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A French actress (Emmanuelle Riva) and a Japanese architect (Eiji Okada) examine their Hiroshima affair in Alain Resnais classic

HIROSHIMA MON AMOUR (Alain Resnais, 1959)
Film Society of Lincoln Center, Elinor Bunin Munroe Film Center, 144 West 65th St., October 17-30, 212-875-5050
Film Forum, 209 West Houston St., October 17-28, 212-727-8110

In July 1959, Cahiers du cinéma published a roundtable discussion with Eric Rohmer, Jean-Luc Godard, Jacques Rivette, and others about Alain Resnais’s Hiroshima Mon Amour, in which Rohmer said, “Hiroshima is a film about which you can say everything. . . . Perhaps Hiroshima really is a totally new film. . . . I think that, in a few years, in ten, twenty, or thirty years, we shall know whether Hiroshima was the most important film since the war, the first modern film of sound cinema. . . . In any case it is an extremely important film, but it could be that it will even gain stature with years.” Some four and a half decades later, Rohmer’s prediction has come true, as a stunning new 4K digital restoration reveals Hiroshima Mon Amour to indeed be one of the most important films in the history of cinema, redefining just what the medium is capable of, as fresh and innovative today as it was to Rohmer, Godard, Rivette, et al. upon its initial release. As the black-and-white film opens, two naked, twisted bodies merge together in bed, first covered in glittering ashes, then a kind of acid rain. The woman (Emmanuelle Riva) is a French actress who is in Hiroshima to make a movie about peace. He (Eiji Okada) is a Japanese architect, a builder working in a city that has been laid to waste. Both married with children, they engage in a brief but torrid affair; as her film prepares to wrap, she gets ready to leave, but he begs her to stay. Theirs is a romance that could happen only in Hiroshima.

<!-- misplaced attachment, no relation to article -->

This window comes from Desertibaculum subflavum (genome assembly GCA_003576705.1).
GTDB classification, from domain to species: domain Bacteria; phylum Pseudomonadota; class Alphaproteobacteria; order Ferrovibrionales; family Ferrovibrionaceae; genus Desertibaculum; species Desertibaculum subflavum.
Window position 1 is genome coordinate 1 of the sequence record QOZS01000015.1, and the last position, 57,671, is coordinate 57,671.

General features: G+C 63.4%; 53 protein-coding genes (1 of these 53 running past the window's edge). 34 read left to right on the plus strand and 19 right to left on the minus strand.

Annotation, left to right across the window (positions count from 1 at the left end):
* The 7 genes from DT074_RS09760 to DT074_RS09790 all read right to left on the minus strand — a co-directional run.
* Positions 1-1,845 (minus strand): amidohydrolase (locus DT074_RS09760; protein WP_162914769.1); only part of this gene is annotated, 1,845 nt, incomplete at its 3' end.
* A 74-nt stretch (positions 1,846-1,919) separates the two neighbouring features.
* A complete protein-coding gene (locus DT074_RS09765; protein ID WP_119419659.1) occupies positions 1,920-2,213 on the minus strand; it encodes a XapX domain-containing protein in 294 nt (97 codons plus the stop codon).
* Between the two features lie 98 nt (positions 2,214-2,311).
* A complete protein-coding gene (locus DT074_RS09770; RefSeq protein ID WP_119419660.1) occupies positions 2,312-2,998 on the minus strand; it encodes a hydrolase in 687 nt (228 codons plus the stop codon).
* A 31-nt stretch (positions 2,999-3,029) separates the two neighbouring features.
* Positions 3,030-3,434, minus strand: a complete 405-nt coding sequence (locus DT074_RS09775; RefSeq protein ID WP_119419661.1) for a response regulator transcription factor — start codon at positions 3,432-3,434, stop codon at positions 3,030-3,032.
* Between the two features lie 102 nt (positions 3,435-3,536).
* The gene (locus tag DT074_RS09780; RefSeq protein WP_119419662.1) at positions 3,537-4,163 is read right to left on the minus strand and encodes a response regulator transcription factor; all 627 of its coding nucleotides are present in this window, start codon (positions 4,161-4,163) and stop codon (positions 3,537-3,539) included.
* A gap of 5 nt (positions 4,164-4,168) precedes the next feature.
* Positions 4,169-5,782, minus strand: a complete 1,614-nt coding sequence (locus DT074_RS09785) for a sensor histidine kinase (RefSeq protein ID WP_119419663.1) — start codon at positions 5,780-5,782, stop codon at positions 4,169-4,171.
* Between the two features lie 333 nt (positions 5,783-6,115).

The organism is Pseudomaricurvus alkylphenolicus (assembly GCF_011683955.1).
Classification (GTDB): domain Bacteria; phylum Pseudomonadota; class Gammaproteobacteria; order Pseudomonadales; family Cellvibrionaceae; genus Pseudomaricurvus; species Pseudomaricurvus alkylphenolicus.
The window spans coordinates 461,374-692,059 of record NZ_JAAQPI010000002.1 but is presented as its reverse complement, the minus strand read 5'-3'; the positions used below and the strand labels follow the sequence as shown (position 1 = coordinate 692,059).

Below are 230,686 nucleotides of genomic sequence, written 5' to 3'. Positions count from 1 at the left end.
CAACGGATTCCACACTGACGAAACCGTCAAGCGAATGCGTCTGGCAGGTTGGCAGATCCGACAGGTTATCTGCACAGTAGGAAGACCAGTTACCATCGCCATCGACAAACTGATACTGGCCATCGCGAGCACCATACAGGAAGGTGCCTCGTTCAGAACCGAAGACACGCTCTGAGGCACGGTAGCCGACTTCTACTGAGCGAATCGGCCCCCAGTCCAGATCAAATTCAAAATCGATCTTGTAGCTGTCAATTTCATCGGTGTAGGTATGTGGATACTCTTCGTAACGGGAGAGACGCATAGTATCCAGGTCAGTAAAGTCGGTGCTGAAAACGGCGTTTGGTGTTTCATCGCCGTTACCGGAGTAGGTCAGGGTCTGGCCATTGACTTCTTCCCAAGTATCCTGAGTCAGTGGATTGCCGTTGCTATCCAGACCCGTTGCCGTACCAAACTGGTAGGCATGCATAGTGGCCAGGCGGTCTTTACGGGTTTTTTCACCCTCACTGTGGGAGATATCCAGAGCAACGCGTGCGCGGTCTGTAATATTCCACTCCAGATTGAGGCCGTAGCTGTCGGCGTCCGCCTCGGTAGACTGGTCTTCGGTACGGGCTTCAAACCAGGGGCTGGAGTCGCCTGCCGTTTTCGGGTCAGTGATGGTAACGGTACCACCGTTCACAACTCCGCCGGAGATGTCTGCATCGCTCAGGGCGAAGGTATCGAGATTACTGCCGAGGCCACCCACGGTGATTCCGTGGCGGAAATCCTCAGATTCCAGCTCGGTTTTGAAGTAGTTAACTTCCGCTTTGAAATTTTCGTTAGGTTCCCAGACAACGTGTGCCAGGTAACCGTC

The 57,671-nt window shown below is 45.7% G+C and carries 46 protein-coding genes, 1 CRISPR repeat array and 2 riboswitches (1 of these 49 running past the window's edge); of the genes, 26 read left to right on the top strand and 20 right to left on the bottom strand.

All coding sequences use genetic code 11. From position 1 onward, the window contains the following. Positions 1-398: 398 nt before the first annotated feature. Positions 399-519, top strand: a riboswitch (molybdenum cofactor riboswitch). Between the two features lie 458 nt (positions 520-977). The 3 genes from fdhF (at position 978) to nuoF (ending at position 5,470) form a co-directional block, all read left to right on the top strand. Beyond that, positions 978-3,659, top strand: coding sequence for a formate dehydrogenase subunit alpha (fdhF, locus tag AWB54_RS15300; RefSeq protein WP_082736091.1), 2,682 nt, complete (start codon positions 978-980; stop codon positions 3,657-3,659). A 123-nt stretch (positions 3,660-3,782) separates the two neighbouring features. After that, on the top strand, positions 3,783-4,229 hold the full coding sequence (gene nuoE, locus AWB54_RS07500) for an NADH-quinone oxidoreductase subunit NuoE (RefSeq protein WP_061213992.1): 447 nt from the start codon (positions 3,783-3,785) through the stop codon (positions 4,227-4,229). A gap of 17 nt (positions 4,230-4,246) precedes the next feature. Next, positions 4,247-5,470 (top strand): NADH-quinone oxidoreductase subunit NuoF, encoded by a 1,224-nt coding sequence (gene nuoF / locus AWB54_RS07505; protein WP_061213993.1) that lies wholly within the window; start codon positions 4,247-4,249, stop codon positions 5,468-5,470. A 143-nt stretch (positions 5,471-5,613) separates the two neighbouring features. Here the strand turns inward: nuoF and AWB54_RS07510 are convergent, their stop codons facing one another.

Director Alain Resnais (Last Year at Marienbad, Same Old Song) was meticulous with every detail of the film, from the casting to Marguerite Duras’s stirringly poetic, Oscar-nominated script and dialogue, from Georges Delerue’s and Giovanni Fusco’s powerful, wide-ranging score to crafting each shot as a work of art in itself, using two cinematographers, Michio Takahashi in Japan and Sacha Vierny in France, to emphasize a critical visual difference between the contemporary scenes in Hiroshima and the woman’s past with a German soldier (Bernard Fresson) in Nevers. Hiroshima Mon Amour is a haunting experience, examining love and loss among the ruins of war as two people, at least temporarily, try to create something new. Riva (Three Colors: Blue, Thomas the Impostor) is mesmerizing as the confused, unpredictable woman, her eyes so often turned away from the man, unwilling to face the future, while Okada (Woman in the Dunes, The Yakuza) can’t keep his eyes off her, desperate for their romance to continue. Riva bookended her long career by starring in two of the most unusual yet beautiful love stories ever made, as more than fifty years after Hiroshima she would be nominated for an Oscar for her hypnotizing performance as an elderly woman debilitated by a stroke in Michael Haneke’s Amour. The glorious restoration of Hiroshima Mon Amour,, supervised by Renato Berta, who was Resnais’s chief cameraman on four projects, makes it, to use the words of Eric Rohmer, feel like a totally new film, like we’re experiencing it for the very first time all over again. Following its sold-out screening at the New York Film Festival, Hiroshima Mon Amour opens October 17 at Film Forum and the Elinor Bunin Munroe Film Center. Resnais, who passed away on March 1 at the age of ninety-one, was also represented at the festival with his final work, Life of Riley. In conjunction with the theatrical release of the restoration, the Film Society of Lincoln Center will also host the series “By Marguerite Duras” October 15-22.

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